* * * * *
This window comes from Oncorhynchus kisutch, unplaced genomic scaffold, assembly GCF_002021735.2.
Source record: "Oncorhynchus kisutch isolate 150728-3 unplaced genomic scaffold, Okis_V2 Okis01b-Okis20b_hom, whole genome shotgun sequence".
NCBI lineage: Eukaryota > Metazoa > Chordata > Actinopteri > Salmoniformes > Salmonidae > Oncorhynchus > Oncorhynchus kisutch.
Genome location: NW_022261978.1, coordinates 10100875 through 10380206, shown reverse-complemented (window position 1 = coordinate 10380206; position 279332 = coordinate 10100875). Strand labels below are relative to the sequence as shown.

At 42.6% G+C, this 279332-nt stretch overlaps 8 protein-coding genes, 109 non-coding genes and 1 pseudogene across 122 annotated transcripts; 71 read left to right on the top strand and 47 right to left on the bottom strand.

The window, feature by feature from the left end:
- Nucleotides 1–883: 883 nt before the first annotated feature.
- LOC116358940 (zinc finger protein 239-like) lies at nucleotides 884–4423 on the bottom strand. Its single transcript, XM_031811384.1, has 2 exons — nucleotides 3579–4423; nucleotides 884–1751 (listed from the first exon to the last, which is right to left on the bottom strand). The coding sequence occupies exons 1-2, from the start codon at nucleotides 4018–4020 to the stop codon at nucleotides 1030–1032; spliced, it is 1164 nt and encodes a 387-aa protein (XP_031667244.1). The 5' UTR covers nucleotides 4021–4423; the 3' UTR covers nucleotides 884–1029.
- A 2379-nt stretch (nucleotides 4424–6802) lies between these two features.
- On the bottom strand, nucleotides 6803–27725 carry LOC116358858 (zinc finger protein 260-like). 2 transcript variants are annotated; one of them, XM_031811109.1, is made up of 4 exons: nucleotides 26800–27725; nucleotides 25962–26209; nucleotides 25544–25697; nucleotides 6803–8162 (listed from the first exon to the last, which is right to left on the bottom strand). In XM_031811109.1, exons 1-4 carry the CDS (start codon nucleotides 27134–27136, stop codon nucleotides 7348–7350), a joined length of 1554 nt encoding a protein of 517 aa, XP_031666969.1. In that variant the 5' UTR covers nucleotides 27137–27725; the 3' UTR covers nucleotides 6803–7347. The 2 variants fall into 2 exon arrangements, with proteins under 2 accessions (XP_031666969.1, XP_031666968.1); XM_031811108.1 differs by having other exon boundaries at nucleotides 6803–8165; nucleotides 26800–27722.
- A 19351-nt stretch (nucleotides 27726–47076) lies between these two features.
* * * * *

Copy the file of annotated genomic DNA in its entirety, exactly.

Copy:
This window comes from Oncorhynchus kisutch, unplaced genomic scaffold, assembly GCF_002021735.2.
Source record: "Oncorhynchus kisutch isolate 150728-3 unplaced genomic scaffold, Okis_V2 Okis01b-Okis20b_hom, whole genome shotgun sequence".
NCBI lineage: Eukaryota > Metazoa > Chordata > Actinopteri > Salmoniformes > Salmonidae > Oncorhynchus > Oncorhynchus kisutch.
Genome location: NW_022261978.1, coordinates 10100875 through 10380206, shown reverse-complemented (window position 1 = coordinate 10380206; position 279332 = coordinate 10100875). Strand labels below are relative to the sequence as shown.

At 42.6% G+C, this 279332-nt stretch overlaps 8 protein-coding genes, 109 non-coding genes and 1 pseudogene across 122 annotated transcripts; 71 read left to right on the top strand and 47 right to left on the bottom strand.

The window, feature by feature from the left end:
- Nucleotides 1–883: 883 nt before the first annotated feature.
- LOC116358940 (zinc finger protein 239-like) lies at nucleotides 884–4423 on the bottom strand. Its single transcript, XM_031811384.1, has 2 exons — nucleotides 3579–4423; nucleotides 884–1751 (listed from the first exon to the last, which is right to left on the bottom strand). The coding sequence occupies exons 1-2, from the start codon at nucleotides 4018–4020 to the stop codon at nucleotides 1030–1032; spliced, it is 1164 nt and encodes a 387-aa protein (XP_031667244.1). The 5' UTR covers nucleotides 4021–4423; the 3' UTR covers nucleotides 884–1029.
- A 2379-nt stretch (nucleotides 4424–6802) lies between these two features.
- On the bottom strand, nucleotides 6803–27725 carry LOC116358858 (zinc finger protein 260-like). 2 transcript variants are annotated; one of them, XM_031811109.1, is made up of 4 exons: nucleotides 26800–27725; nucleotides 25962–26209; nucleotides 25544–25697; nucleotides 6803–8162 (listed from the first exon to the last, which is right to left on the bottom strand). In XM_031811109.1, exons 1-4 carry the CDS (start codon nucleotides 27134–27136, stop codon nucleotides 7348–7350), a joined length of 1554 nt encoding a protein of 517 aa, XP_031666969.1. In that variant the 5' UTR covers nucleotides 27137–27725; the 3' UTR covers nucleotides 6803–7347. The 2 variants fall into 2 exon arrangements, with proteins under 2 accessions (XP_031666969.1, XP_031666968.1); XM_031811108.1 differs by having other exon boundaries at nucleotides 6803–8165; nucleotides 26800–27722.
- A 19351-nt stretch (nucleotides 27726–47076) lies between these two features.